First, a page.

Central banks around the world are printing money to try to prop up the global economy. But for bitcoin, the world's most popular digital currency, the opposite is happening.
The amount of new bitcoins being issued is starting to slow because of a phenomenon known as a halving, or the halvening. Every four years, the amount of new coins that bitcoin investors (or miners, as they are known) receive as a reward for mining a block of bitcoins is cut in half.
Bitcoin prices have surged in the past few weeks in anticipation of the latest halving, which took place on Monday.
As a result, bitcoin miners now receive 6.25 bitcoins instead of 12.5. This is the third time bitcoin has halved in its history. The next halving event will take place sometime in 2024 and will reduce the number of new bitcoins issued to 3.125.
It's all part of the algorithm behind bitcoin, which is designed to limit the total number of bitcoins that will ever be issued to a finite number of 21 million. There are now about 18.3 million in circulation.
"In this time where governments are printing large amounts of money, the rate of new bitcoins will keep going down," said Muneeb Ali, co-founder of Blockstack, a digital tokens firm. "But the demand for bitcoins has increased."
Some investors predicting new all-time highs for bitcoin
Anticipation of the event helped drive bitcoin prices higher in the past few weeks — from a low of around $4,100 in mid-March to just under $10,000 on May 6. But prices have fallen back to about $8,700 now that the halving has actually occurred.
So what's next for bitcoin?
Demand for bitcoin may increase as investors view it as safer than government-backed paper currencies in the time of Covid-19 and extraordinary easing measures from the Fed and other central banks.
"Imagine if OPEC cut production in half overnight. what would happen to the price of oil? It would go up," said Zac Prince, CEO and co-founder of BlockFi, a firm that makes loans with cryptocurrencies.
Prince said he thinks bitcoin prices will eventually soar past $20,000 and skyrocket to as high as $40,000 to $100,000 over the next two years.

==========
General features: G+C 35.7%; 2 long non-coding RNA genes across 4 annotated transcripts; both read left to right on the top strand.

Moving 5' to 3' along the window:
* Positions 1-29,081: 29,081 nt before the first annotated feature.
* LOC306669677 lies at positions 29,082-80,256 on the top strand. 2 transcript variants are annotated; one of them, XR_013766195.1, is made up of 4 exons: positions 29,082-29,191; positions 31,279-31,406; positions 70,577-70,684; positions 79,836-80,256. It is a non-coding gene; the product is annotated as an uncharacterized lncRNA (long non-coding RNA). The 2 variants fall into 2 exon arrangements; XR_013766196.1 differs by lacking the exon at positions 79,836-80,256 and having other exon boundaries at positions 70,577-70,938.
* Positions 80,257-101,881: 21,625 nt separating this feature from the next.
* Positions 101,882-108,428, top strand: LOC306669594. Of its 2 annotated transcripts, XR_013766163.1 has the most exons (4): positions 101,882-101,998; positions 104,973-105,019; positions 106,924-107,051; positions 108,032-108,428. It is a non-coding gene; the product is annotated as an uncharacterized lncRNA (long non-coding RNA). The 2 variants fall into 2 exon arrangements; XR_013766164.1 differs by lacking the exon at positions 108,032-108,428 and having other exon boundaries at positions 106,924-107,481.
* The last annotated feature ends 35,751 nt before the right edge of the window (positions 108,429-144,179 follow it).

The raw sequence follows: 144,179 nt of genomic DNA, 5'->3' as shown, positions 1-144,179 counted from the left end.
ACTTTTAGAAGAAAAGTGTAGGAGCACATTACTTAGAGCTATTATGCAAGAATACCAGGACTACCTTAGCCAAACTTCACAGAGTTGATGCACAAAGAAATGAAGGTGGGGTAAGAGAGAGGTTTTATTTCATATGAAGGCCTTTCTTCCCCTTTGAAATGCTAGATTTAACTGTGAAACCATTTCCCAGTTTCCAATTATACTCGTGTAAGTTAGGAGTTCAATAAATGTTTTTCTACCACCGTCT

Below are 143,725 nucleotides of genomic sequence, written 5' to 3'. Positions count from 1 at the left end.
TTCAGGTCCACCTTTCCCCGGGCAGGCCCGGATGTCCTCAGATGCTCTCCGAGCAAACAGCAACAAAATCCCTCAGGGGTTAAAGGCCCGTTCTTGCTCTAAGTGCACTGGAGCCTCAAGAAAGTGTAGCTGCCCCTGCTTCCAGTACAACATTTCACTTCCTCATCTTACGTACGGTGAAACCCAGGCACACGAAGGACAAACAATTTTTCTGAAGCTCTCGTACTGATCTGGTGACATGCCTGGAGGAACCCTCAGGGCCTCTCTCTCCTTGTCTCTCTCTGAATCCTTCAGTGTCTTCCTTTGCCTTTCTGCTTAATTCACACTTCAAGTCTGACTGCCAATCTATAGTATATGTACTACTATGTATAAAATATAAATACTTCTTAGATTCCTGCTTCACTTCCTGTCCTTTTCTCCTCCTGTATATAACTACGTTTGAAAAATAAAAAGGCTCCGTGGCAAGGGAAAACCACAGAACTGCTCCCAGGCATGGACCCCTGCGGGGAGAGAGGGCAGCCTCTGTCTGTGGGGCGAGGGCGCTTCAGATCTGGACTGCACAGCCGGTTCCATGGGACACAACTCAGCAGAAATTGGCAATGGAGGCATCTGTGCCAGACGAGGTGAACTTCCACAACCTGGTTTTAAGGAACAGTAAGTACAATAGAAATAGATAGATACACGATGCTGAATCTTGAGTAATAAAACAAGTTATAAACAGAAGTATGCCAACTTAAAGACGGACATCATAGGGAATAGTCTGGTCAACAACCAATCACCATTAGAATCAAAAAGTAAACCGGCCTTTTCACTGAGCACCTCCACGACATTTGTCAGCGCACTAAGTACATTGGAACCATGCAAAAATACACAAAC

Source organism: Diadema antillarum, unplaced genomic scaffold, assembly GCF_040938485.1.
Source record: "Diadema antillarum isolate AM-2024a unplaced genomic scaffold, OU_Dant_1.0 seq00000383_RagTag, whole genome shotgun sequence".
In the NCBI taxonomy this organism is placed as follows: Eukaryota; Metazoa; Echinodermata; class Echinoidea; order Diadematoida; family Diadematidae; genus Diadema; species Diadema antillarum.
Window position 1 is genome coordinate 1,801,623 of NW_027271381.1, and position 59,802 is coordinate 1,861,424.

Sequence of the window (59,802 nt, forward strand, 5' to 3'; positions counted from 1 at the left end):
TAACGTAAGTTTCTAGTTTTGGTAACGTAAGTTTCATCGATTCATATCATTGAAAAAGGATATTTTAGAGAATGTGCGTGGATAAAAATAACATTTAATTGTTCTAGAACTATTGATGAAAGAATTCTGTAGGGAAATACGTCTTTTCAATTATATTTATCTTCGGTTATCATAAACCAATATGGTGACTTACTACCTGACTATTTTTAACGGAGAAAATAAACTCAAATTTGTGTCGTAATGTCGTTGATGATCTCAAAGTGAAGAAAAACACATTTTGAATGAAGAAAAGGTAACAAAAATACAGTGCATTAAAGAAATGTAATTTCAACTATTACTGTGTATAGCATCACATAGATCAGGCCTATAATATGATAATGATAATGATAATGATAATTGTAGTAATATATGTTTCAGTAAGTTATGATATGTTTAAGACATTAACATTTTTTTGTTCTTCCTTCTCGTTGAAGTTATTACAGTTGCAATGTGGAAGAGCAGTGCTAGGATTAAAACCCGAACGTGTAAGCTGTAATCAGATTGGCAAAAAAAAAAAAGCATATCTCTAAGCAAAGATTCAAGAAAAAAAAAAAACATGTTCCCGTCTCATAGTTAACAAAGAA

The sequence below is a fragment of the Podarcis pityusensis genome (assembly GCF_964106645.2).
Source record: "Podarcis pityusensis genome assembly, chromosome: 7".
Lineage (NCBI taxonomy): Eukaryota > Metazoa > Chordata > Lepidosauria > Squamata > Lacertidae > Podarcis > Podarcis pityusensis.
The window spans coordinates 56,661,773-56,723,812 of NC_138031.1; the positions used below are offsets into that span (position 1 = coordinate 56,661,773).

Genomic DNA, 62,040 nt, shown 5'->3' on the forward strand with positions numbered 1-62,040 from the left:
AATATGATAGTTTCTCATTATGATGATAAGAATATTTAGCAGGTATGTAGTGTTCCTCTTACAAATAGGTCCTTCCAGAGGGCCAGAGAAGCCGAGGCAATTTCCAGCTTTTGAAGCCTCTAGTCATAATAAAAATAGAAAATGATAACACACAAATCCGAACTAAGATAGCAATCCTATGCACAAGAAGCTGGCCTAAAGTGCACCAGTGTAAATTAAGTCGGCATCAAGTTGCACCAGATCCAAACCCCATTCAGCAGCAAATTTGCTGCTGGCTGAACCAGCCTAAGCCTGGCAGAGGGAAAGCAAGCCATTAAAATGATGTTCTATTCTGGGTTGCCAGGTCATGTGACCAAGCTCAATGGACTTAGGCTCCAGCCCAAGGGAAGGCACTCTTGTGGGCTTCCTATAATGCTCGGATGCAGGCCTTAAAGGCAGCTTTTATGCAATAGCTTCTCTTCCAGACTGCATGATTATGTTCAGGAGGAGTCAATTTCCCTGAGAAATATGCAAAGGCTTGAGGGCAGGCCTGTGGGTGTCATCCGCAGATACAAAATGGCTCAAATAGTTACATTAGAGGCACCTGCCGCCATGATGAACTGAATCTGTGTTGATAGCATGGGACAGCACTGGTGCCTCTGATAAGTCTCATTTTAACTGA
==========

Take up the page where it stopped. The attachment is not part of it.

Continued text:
Legendary hedge fund manager Paul Tudor Jones has also been touting bitcoin lately as a potential hedge against inflation that could be created by central bank stimulus — much like gold.
Crypto investors also point to the fact that bitcoin prices soared in the first few months after previous halvings in 2012 and 2016. That could happen again this year, especially because of what's happening in the global economy.
"This halving is transpiring at a time when governments are enacting unlimited amounts of monetary and fiscal stimulus," said Michael Sonnenshein, managing director with Grayscale Investments, a digital currency asset management firm.
"Bitcoins are now viewed as a safe haven — kind of like digital gold. It's a verifiable scarce asset with predetermined and predictable supply," Sonnenshein added.
But has the easy money already been made?
Still, digital currencies are incredibly volatile.
"The halving is a temporal and technical event that has no bearing on bitcoin's long-term value," said Adam Traidman, CEO and co-founder of BRD, a digital wallet for cryptocurrencies.
Traidman said he expects bitcoin's price to eventually start rising steadily again but he is not predicting a dramatic increase over the next few months.
Simply put, bitcoin is still too speculative an asset for many investors — and the wild swings in price will limit its attractiveness.
"The problem is that we are looking at the actions of a few speculators," said Alex Mashinsky, CEO and founder of Celsius Network, another crypto lending firm.
He argues that the price of bitcoin could be stuck hovering around $10,000 for a while until the impact of the halving is fully priced into bitcoin. Others agree.
"There was a psychological impact when we approached the halving due to the significant reduction in supply. But the easy money in bitcoin has been made," said Gavin Smith, CEO of cryptocurrency exchange Panxora.
The volatility may also limit the allure of bitcoin as a viable currency. How can you use something as a form of payment when its price is so unstable? People will be unlikely to try to buy goods at a store (either a physical one or a website) if the value of a bitcoin is changing so rapidly.
"We're jumping the gun when talking about bitcoin as a form of payment," said Daniel Polotsky, CEO of CoinFlip, a bitcoin ATM company. "It's too speculative and unpredictable to be used as currency."
That's why Polotsky says investors need to treat bitcoin or other digital currencies as a long-term buy-and-hold investment.
"I know a ton of people that got into bitcoin in late 2017 at the peak, and I feel for them," Polotsky said. "But it's a marathon. You need to own bitcoin for decades. A majority of traders will lose money trying to time market moves."